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South Bend Region Startup Ecosystem Report

South Bend Startup Ecosystem
Mural called Touchdown Jesus at the University of Notre Dame campus in South Bend
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An Introduction to the South Bend Startup Ecosystem

The greater South Bend Elkhart region encompasses communities within north central Indiana and southwest Michigan. It is a knowledge-driven, highly connected region that serves and provides access to a global innovation economy.  In StartupBlink’s 2019 report, South Bend is ranked 219th in the United States and 586th globally.

Historically, the area has been known for producing Studebaker cars, Alka Seltzer, band instruments and recreational vehicles. This is partly due to its central Midwest location which is traversed by major highways, railroad lines, and dark fiber lines. But it can also be attributed to the region’s strong entrepreneurial spirit that still exists today and is evidenced by a growing startup community.

The region makes more than 80 percent of the recreational vehicles purchased each year across the globe and is known for its manufacturing skill. Companies have emerged around its historic industries, but there are a growing number of tech companies that are choosing to start and operate in South Bend.

Historical industrial buildings being redeveloped throughout the region are creating an exciting and unique setting for the region’s up-and-coming innovation districts. To attract the talent the urban cores within the region are building mixed-use housing developments that engage the riverfronts and water amenities. In addition, the region is geographically close to Lake Michigan, Chicago and offers a burgeoning local food scene, minor league and college sporting events, bike trails and plenty of lakes and rivers for water sports.

South Bend-Mishawaka and Elkhart-Goshen, the two largest urban areas in the region, have lower than average costs of living compared to urban areas across the United States. The region’s tax rates are also competitive, particularly in comparison to state rates and other parts of the United States.

The region is attracting investment from Wall Street and potentially Silicon Valley. The low cost of living, plentiful space and access to a range of resources are some of the reasons for this.

Most successful startups in the South Bend Region

The success stories include everything from local startups growing out of manufacturing plants to companies founded on the commercialization of ideas sprouting on campus.  In the RV Industry, Lippert Components (@lippertproducts),  and Forest River (#forestriver) have grown into two of the largest recreational vehicle companies in the world.

Press Ganey Associates (@pressganey) started after University of Notre Dame professors Irwin Press and Rod Ganey took an interest in using statistics and survey methodology to improve health care. The agency has become one of the leaders in the field and is used by more than 26,000 health care facilities.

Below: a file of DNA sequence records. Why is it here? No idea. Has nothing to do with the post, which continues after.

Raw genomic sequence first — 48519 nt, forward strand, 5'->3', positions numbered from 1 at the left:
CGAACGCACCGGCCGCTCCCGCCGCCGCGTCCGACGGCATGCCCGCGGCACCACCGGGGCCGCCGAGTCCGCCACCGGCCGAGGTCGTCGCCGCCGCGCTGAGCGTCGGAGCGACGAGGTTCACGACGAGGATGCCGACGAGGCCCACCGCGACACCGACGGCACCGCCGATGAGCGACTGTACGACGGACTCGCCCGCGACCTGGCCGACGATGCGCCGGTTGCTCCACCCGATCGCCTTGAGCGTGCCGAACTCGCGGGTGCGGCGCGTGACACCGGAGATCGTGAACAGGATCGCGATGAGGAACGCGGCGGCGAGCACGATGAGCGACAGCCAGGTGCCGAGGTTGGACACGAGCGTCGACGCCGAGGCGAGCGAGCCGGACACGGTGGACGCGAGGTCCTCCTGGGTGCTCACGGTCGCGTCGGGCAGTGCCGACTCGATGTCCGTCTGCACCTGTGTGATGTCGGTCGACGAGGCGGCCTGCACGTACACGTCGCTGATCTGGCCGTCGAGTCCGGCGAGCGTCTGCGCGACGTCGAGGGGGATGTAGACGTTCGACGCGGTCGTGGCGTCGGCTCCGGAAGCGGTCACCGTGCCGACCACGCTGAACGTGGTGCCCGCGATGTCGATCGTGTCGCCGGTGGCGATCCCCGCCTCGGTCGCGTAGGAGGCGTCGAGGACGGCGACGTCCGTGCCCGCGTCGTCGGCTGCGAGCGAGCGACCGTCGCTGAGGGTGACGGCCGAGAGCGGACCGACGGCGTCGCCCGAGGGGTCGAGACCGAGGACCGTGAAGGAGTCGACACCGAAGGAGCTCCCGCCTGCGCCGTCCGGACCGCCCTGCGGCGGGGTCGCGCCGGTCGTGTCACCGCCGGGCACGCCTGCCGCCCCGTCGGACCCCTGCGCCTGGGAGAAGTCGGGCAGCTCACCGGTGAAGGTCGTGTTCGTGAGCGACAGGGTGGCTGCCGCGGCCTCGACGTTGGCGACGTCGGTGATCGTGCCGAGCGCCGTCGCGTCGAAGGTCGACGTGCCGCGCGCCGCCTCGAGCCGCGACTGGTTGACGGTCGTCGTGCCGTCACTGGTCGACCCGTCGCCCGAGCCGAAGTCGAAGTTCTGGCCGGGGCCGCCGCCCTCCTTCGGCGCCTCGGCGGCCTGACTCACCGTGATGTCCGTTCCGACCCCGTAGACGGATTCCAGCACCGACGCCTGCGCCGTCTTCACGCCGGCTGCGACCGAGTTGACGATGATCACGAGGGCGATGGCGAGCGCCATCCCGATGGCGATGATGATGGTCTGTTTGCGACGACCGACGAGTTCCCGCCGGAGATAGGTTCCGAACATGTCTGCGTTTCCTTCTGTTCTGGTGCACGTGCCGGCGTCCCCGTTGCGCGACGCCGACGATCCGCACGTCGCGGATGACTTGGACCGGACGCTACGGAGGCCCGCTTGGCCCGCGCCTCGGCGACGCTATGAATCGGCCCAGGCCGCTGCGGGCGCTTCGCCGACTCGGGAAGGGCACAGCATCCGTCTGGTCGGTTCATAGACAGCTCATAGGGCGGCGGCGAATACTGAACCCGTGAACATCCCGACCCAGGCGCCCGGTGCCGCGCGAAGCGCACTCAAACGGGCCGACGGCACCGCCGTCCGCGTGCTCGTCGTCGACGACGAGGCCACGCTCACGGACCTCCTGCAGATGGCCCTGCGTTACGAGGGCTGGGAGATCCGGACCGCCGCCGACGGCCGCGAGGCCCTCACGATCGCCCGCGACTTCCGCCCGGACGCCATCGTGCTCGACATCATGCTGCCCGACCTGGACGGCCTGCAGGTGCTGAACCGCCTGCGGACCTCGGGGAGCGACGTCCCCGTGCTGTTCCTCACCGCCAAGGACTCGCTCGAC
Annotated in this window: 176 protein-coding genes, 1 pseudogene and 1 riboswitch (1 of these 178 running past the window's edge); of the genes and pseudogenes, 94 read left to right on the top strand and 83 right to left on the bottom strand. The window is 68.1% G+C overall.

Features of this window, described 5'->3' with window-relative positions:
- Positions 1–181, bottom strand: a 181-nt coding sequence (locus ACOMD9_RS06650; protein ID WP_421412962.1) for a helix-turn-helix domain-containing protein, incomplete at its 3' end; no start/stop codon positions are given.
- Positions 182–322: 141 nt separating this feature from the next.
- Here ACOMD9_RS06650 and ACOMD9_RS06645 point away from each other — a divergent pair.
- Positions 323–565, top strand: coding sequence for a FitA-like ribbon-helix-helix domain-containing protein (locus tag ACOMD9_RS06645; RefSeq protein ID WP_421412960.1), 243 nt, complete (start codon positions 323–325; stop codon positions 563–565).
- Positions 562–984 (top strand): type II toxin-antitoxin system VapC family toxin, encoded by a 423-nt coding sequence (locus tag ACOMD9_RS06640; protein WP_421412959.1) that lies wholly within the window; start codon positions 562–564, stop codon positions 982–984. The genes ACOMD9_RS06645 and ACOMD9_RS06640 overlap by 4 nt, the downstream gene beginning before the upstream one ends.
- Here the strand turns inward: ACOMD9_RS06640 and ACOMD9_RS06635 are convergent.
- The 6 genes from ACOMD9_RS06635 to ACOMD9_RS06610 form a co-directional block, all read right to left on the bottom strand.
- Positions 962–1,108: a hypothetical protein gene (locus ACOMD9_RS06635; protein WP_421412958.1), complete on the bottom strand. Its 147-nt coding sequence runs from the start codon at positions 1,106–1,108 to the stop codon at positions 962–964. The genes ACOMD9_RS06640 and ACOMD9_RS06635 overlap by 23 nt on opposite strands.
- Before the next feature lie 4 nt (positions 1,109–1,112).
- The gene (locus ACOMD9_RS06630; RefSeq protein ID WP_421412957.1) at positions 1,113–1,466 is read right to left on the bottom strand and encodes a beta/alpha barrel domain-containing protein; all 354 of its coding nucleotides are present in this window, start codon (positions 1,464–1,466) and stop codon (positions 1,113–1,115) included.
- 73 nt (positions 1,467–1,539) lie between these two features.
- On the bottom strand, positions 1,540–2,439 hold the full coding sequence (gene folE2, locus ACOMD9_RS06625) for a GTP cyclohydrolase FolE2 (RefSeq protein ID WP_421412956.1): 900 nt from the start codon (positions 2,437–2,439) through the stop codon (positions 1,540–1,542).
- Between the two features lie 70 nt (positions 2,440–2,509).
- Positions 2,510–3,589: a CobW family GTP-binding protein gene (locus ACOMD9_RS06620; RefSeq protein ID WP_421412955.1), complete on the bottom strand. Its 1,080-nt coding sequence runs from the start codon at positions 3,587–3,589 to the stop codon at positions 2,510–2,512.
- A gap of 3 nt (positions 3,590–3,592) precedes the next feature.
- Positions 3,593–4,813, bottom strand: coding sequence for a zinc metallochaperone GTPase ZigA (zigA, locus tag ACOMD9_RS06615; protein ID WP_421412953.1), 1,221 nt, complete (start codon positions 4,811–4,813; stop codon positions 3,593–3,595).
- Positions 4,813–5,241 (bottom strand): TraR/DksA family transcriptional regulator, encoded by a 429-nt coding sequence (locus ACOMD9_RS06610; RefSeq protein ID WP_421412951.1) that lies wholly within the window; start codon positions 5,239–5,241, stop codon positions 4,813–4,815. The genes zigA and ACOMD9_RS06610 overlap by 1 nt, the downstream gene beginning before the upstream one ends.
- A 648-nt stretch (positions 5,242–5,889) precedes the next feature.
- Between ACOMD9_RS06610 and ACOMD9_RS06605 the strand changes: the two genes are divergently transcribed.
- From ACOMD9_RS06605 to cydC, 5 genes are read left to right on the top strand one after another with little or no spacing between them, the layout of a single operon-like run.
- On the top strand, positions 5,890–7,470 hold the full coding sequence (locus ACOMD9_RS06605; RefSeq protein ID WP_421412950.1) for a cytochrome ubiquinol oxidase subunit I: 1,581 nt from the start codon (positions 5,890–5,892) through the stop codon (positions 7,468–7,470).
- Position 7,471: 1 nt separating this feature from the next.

More recently, the sale of SMART-Temps, a high growth company that sourced local venture capital to break through into new markets, to Digi International validates the momentum that has been built around smart technology, connection to capital and a vibrant startup community.

Serial entrepreneur Kevin Smith has built several companies and nurtured the rehabilitation of the last remaining Studebaker Factory building, which is now poised to become the Midwest’s largest technology campus. Smith has steered the vision for this project that will transform downtown South Bend and the region. The former Union Station is already home to a regional server center that utilizes densest fiber corridor in the nation underneath the Renaissance District on the former Studebaker campus. The largest carrier hotel and data center in the region, Global Access Point, is already part of the district and there are plans to transform 1.3 million square feet of industrial space and 83 acres into a number of uses.

Ben’s Soft Pretzels (@benspretzels) started in 2008 when Brian Krider, Scott Jones, and Ben Yoder combined a recipe with an aggressive business plan. The business has become one of the fastest-growing franchise companies in the country with 76 locations and plans for more.

Tire Rack (@tire_rack) Pete Veldman opened the first Tire Rack store in 1979 and turned it first into a mail-order tire company and then one that embraced Internet sales. Its headquarters in South Bend cover 2.4 million square feet under roof and features an outdoor test track.

Better World Books (@BWBbooks) Three friends from the University of Notre Dame started selling books online in 2002 to earn extra money and it became a cause-based success. Better World sells used books and gives a portion of the proceeds to literacy efforts worldwide. It’s sold 117 million books, given more than $15 million and diverted more than 73,000 tons of books from landfills. It’s also donated more than 10 million books.

Carved (@carvedllc). In 2011, John Webber formed a company to utilize wood in phone cases and sell them online. As Carved has grown its product line, sales climbed 1,480 percent in three years. It had $2.8 million in sales in 2015 and made the 2016 Inc. 500 list.

Strengths of South Bend Region for startups

The South Bend-Elkhart region has fostered entrepreneurship for decades but is at a key point in its history as dozens of community leaders come together to look at how it can become one of the world’s elite communities for startups. Winning a $42 million state grant to enhance the quality of place and securing a $2.5 million partnership with Elevate Ventures to foster the entrepreneurial ecosystem is just a couple of examples of the region’s focus on attracting talent and supporting entrepreneurs.

Young mayors in the region, including Pete Buttigieg in South Bend, are also focused on livability and making cities more business friendly.